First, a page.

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From Classroom to Zoom: Providing Education Devoid of a Good Foundation.

The opinions expressed in this article are the writer’s own and do not reflect the views of Her Campus.
This article is written by a student writer from the Her Campus at Delhi South chapter.

As people were locked behind their doors, as commuting came to a halt and as smiles began hiding under masks, every single person was weaving a plethora of stories to share about their lives, out of the threads of each and every moment that passed during the pandemic. The coronavirus pandemic has spread to every country and region on the planet, since its outbreak in the Chinese city of Wuhan in November 2019. As of March 24, 2022, the virus has caused over 473 million infections and killed over 6 million people. As of today we have had successful vaccination drives, lockdowns are anomalous and the citizens of almost all countries have received a green flag to bring their lives back to normal, but for better or worse, Covid 19 has entirely transformed us. From virtual meetings being popular to economies suffering a big time, we saw a big paradigm shift in how societies used to work. It is important for us to look at both sides of the coin when we are speaking about this post-covid shift. On one hand, people started reconnecting and started slowly mending pre-existing wounds in their relationships. With the increasing number of deaths, we saw people understanding the significance of having their loved ones with them. Besides that, a growing engrossment and awareness of mental health was also witnessed during this time. But on the other hand, the covid outbreak left people with permanent scars as they lost their near and dear ones and thousands of others lost their jobs.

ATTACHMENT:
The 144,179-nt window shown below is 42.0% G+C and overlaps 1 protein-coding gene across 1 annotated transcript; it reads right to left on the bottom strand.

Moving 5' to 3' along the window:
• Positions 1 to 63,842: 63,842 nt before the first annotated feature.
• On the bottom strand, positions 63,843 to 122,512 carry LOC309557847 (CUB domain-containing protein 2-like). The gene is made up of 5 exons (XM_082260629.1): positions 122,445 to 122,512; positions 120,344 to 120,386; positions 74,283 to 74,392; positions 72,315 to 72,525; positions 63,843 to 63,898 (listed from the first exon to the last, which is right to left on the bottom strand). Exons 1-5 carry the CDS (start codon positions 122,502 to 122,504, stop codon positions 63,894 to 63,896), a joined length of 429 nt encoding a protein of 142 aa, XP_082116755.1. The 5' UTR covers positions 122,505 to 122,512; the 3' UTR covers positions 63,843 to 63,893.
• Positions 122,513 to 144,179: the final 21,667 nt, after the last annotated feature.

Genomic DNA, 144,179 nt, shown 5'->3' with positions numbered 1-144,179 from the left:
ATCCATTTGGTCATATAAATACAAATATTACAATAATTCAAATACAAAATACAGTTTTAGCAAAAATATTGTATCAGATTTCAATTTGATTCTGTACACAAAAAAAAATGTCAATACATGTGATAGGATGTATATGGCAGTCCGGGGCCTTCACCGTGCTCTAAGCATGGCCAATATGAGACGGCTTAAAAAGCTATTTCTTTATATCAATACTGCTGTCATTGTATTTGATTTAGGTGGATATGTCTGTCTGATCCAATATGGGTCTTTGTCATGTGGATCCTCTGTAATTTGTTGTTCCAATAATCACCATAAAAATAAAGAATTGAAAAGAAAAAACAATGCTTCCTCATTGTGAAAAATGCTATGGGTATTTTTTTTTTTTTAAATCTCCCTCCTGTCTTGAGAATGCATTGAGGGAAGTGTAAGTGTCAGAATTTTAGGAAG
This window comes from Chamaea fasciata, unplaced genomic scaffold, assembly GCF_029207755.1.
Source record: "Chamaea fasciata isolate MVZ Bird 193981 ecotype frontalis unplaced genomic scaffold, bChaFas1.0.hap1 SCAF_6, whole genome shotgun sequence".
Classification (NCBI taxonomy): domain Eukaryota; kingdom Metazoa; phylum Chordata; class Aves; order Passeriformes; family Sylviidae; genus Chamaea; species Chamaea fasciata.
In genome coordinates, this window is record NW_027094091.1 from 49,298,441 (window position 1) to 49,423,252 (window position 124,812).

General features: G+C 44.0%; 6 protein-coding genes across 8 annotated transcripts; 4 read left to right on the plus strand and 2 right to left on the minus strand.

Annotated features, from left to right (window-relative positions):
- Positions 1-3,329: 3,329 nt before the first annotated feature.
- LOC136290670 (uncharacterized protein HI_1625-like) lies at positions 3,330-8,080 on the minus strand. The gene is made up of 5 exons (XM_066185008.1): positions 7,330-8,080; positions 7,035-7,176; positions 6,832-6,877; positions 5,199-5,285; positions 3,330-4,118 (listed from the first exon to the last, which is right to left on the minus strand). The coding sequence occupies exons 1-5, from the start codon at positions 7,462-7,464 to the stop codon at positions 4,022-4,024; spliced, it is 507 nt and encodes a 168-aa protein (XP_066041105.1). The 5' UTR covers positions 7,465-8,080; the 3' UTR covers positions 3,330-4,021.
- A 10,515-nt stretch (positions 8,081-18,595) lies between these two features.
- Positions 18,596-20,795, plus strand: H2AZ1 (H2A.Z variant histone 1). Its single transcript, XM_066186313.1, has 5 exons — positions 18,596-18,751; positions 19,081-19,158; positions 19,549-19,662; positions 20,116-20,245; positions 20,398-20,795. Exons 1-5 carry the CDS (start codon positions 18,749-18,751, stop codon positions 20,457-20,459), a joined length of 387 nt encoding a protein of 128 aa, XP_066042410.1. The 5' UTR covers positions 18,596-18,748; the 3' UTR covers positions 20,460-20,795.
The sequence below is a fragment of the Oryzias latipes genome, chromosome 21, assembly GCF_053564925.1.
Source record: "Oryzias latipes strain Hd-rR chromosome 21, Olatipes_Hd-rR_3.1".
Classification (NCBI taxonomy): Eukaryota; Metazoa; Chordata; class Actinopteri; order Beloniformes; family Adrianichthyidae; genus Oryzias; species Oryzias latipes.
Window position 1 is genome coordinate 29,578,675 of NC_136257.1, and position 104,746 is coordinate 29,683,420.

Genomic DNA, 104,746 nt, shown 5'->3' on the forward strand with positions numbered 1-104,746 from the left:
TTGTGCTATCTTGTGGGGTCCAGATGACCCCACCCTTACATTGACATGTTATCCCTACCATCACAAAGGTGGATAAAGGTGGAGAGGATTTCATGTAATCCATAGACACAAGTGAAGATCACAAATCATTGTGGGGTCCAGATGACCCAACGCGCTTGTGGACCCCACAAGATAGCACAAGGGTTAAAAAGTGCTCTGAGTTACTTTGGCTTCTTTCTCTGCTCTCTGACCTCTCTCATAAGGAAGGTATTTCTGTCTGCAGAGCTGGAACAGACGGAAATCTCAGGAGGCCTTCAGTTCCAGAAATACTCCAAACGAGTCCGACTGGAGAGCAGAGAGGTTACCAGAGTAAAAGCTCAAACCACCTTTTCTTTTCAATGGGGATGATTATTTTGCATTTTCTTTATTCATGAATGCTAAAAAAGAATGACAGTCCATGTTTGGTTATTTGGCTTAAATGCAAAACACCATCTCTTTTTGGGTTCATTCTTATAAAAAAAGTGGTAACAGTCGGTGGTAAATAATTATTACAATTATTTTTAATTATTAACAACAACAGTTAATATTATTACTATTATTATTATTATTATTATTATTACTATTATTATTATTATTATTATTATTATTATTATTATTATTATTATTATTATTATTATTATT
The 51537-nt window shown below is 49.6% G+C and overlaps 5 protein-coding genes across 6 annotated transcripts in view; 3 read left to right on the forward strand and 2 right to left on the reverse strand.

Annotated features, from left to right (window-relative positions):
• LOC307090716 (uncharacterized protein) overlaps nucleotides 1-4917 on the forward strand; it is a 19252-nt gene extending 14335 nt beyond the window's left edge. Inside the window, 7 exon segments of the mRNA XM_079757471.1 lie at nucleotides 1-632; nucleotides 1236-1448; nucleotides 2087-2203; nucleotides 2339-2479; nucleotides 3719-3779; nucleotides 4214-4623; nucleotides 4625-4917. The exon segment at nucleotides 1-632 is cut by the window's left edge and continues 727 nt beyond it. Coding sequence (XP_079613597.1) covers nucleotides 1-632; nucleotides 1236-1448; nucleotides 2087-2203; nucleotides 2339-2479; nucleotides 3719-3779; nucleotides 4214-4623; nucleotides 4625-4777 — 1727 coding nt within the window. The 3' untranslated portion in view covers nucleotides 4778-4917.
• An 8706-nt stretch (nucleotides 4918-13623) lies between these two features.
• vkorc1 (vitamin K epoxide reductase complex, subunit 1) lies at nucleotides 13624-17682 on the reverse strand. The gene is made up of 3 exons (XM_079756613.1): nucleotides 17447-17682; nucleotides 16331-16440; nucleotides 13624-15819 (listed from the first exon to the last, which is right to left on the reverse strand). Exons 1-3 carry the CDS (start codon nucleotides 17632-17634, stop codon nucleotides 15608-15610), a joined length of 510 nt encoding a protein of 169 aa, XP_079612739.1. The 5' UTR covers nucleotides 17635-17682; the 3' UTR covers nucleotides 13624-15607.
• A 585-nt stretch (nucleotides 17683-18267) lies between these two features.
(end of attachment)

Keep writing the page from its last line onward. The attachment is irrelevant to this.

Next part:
One of the stark and detrimental effects of the pandemic was seen on children, especially on their academics and learning. As schools were forced to shut down due to the outbreak of covid – 19, we saw physical, one-to-one teaching getting transformed into online teacher-student interaction. From the sounds of pages ruffling and pen’s scribblings, children switched to mindless scrolling and incessant gaping at their laptop screen in order to acquire learning. Lack of learning in classrooms and absence of the physical presence of teachers, resulted in poor performance of the students, as they were highly distracted and lethargic, staying at home and learning online. Since there was no proper monitoring of how the students behaved while attending classes and giving tests online, students soon started taking their education nonchalantly. Poor mental health and the dearth of outdoor activities also led to impoverished functioning of cognitive functions and higher-order thinking skills. 

Dr. Karen Lewis is a senior research scientist, who has conducted multiple studies on the pandemic’s effect on education. She claims that today we’re seeing that at the start of the 21-22 school year,  achievement in both reading and maths is lower than historic averages and the expert says that the students of colour and students in high-poverty areas have been impacted the most.  The achievement gaps that already existed before the pandemic have only been dramatically exacerbated over the two years. UNESCO reported that over 1.5 billion students in 195 countries are out of school in the world due to school closures.